The story of imprisoned American Pastor Saeed Abedini is focusing attention on the treatment of Christians in Iran. This week in Washington, DC, two Iranian Christian women told their own story of persecution at the hands of the Iranian authorities.
Marziyeh Amirizadeh and Maryam Rostampour are co-authors of a new book called "Captive in Iran." They addressed a Hudson Institute panel on the plight of Christians under the Iranian regime.
Both of the women were raised in Iran as Muslims but had questions about their faith. Amirizadeh learned the Koran in Arabic, but she wondered why God couldn't speak to her in her own Persian language. She experienced a number of dreams and visions of Jesus.
"I met Jesus in front of myself, and He was standing next to a large throne that was covered with shining gold," Amirizadeh said.
Amirizadeh and Rostampour both made the decision to become Christians and met while studying theology in Turkey. Later, they felt led to go back to their home country.
"God gave us this vision to distribute the Bible among the Iranian people," Amirizadeh explained. The two women started north of Tehran, the capital, and moved to the southern part of the country, carrying some 20,000 Bibles in their backpacks at night and putting them in mailboxes.
"We also had two house churches, one of them was for prostitutes and the other one for young people in our own apartment," said Amirizadeh.
In March, 2009, Amirizadeh and Rostampour were arrested for their house church activities. When Iranian authorities brought them in, they were interrogated for an entire day.
Rostampour described how they were put in a prison basement.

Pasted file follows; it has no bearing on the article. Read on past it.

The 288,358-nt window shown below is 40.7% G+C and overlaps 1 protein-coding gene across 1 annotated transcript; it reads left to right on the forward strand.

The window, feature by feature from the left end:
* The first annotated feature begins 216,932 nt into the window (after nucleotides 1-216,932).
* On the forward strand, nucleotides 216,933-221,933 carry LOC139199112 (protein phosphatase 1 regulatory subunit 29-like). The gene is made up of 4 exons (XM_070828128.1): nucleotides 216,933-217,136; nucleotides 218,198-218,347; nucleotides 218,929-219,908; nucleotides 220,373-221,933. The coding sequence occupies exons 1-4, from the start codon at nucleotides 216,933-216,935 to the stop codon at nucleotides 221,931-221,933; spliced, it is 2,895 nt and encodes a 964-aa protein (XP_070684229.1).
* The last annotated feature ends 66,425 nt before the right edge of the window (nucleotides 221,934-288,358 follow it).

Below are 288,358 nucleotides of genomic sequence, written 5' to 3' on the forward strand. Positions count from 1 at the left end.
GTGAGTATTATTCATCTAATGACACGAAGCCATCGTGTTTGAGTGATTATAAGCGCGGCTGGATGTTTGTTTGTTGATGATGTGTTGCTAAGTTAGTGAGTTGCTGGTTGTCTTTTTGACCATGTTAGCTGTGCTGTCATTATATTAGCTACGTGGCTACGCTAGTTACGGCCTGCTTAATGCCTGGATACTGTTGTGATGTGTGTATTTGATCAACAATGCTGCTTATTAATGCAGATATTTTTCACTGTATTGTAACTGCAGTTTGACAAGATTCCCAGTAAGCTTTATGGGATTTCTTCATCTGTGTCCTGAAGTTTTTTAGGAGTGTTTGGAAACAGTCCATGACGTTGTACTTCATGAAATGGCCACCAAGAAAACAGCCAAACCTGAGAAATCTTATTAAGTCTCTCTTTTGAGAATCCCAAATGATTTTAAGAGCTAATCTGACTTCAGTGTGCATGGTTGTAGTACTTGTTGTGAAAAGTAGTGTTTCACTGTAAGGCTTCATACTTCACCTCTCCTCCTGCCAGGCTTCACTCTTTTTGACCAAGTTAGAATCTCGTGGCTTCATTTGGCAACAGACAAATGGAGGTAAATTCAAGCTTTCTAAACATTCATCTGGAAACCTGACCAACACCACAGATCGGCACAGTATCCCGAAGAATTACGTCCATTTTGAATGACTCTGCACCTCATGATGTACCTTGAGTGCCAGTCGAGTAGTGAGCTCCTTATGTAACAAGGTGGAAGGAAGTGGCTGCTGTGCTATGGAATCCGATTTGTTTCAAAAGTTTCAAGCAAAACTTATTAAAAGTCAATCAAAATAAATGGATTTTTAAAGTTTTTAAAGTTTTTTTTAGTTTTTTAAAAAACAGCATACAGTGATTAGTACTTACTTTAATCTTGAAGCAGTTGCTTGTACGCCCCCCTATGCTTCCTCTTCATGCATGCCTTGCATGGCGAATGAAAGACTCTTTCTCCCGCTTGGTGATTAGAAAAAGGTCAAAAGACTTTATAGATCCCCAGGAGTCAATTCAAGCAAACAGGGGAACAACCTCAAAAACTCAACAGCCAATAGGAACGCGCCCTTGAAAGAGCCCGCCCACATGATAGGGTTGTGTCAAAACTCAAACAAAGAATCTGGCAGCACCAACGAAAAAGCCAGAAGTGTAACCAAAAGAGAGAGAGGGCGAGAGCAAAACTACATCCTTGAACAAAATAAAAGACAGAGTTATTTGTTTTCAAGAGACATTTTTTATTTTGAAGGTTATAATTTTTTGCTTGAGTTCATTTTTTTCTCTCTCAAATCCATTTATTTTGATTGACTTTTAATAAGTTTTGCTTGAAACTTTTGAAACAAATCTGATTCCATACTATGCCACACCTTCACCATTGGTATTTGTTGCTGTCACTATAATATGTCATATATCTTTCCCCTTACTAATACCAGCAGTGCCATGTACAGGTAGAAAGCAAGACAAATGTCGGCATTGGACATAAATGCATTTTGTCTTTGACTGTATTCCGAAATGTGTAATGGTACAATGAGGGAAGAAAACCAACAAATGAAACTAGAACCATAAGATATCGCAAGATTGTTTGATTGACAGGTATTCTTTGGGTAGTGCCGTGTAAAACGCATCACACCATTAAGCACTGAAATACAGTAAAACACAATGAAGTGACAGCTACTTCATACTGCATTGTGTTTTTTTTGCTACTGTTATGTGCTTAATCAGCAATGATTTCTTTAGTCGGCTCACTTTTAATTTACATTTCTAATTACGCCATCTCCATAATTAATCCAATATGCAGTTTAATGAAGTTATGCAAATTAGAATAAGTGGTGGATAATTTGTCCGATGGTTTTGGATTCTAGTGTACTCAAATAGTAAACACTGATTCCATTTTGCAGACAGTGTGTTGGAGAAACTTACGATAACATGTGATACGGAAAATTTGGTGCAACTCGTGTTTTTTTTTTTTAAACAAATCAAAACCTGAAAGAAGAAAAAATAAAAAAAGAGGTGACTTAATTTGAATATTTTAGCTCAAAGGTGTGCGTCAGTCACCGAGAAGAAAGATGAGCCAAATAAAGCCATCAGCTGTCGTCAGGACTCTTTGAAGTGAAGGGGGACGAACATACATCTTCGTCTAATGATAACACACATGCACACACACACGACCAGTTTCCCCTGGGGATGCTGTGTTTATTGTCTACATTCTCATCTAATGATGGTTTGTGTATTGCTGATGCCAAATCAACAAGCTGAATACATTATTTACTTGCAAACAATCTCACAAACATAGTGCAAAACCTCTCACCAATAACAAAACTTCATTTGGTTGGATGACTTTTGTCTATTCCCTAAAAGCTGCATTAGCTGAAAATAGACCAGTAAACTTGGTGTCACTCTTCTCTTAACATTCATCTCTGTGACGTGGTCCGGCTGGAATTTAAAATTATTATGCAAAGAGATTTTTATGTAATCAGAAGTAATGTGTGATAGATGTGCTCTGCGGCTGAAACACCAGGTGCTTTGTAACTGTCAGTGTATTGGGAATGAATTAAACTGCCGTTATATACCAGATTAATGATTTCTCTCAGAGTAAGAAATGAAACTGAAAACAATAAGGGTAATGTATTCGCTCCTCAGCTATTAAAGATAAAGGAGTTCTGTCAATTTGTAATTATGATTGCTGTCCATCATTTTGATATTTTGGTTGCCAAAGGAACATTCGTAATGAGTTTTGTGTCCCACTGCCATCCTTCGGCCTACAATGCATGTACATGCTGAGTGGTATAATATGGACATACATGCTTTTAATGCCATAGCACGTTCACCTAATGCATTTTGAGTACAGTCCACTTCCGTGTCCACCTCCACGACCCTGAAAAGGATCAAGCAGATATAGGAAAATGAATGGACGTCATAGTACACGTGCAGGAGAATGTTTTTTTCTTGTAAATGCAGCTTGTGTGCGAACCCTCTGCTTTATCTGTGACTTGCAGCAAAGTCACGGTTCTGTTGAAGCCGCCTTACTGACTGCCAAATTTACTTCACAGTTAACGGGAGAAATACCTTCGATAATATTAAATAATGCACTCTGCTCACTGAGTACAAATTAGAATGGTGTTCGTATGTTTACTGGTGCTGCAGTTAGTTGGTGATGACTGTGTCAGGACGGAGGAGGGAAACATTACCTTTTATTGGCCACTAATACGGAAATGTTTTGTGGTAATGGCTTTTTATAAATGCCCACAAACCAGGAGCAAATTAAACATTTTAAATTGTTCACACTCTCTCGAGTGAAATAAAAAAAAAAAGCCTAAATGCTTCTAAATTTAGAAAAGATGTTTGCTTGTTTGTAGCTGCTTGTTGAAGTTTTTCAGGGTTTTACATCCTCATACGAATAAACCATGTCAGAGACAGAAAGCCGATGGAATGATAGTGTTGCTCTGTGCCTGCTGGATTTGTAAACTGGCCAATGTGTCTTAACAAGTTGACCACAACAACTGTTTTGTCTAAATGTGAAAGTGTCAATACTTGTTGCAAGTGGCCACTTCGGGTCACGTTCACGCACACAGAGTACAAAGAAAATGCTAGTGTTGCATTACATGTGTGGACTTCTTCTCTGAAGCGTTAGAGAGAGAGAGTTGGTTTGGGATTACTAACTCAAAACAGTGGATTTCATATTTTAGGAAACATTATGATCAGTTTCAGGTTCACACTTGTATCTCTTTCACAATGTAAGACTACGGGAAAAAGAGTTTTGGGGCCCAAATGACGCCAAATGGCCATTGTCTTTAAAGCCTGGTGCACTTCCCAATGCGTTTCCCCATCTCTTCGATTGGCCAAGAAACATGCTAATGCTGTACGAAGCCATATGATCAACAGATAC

"There was a dirty and dark cell in the basement and they threatened us [with] physical torture. They said that, 'You need to give us all the information that we need, otherwise we will beat you until your womb is blood.'"
The women say the guards didn't physically torture them, but they were sent to Tehran's infamous Evin prison, where American Pastor Sayeed Abedini has been held and tortured.
Rostampour claims the two interrogators tried to convince them to deny their faith and threatened them with execution. In fact, they say officials at 10 different trials confronted them with the possibility of hanging.
After spending most of a year in prison, the two women were eventually released after Christians around the world publicized their case.
"We believe that the first reason we are here today and we are free is God's grace and God's will," said Rostampour. "And the second reason is support of all Christians from all around the world."
Rostampour and Amirizadeh are urging believers to write letters to Iranians imprisoned for their faith.
Meanwhile, The American Center for Law and Justice reports that thousands of Christians have flooded Evin Prison with letters of concern for Pastor Abedini. He has suffered dangerous internal bleeding from the torture and abuse at the hands of the Iranian regime. Despite pleas from the West, his request for medical treatment has so far been denied.